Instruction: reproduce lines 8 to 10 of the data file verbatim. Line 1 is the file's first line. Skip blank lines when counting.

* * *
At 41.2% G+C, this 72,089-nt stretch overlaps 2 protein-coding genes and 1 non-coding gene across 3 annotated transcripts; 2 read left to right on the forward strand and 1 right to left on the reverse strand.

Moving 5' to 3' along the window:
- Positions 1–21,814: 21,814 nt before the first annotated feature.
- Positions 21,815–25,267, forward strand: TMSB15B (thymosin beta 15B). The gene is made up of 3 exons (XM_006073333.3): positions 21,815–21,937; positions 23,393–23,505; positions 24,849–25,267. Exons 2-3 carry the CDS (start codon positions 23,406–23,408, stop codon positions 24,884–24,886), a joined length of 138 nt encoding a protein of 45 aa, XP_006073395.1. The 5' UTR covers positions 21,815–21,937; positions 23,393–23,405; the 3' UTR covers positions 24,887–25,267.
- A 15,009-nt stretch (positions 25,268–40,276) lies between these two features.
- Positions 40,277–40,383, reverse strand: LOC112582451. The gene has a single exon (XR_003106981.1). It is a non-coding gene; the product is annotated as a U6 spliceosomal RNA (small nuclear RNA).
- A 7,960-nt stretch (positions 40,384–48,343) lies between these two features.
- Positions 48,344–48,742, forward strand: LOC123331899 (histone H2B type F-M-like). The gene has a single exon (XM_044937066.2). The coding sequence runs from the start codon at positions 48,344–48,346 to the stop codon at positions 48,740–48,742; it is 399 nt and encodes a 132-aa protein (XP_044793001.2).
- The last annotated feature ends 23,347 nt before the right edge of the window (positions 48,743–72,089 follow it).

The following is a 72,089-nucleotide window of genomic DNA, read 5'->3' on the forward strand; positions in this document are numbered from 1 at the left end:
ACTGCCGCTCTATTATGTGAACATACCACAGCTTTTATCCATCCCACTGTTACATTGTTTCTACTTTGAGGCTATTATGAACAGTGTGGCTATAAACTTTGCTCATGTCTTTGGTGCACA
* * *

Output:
- Positions 48,344–48,742, forward strand: LOC123331899 (histone H2B type F-M-like). The gene has a single exon (XM_044937066.2). The coding sequence runs from the start codon at positions 48,344–48,346 to the stop codon at positions 48,740–48,742; it is 399 nt and encodes a 132-aa protein (XP_044793001.2).
- The last annotated feature ends 23,347 nt before the right edge of the window (positions 48,743–72,089 follow it).

The following is a 72,089-nucleotide window of genomic DNA, read 5'->3' on the forward strand; positions in this document are numbered from 1 at the left end: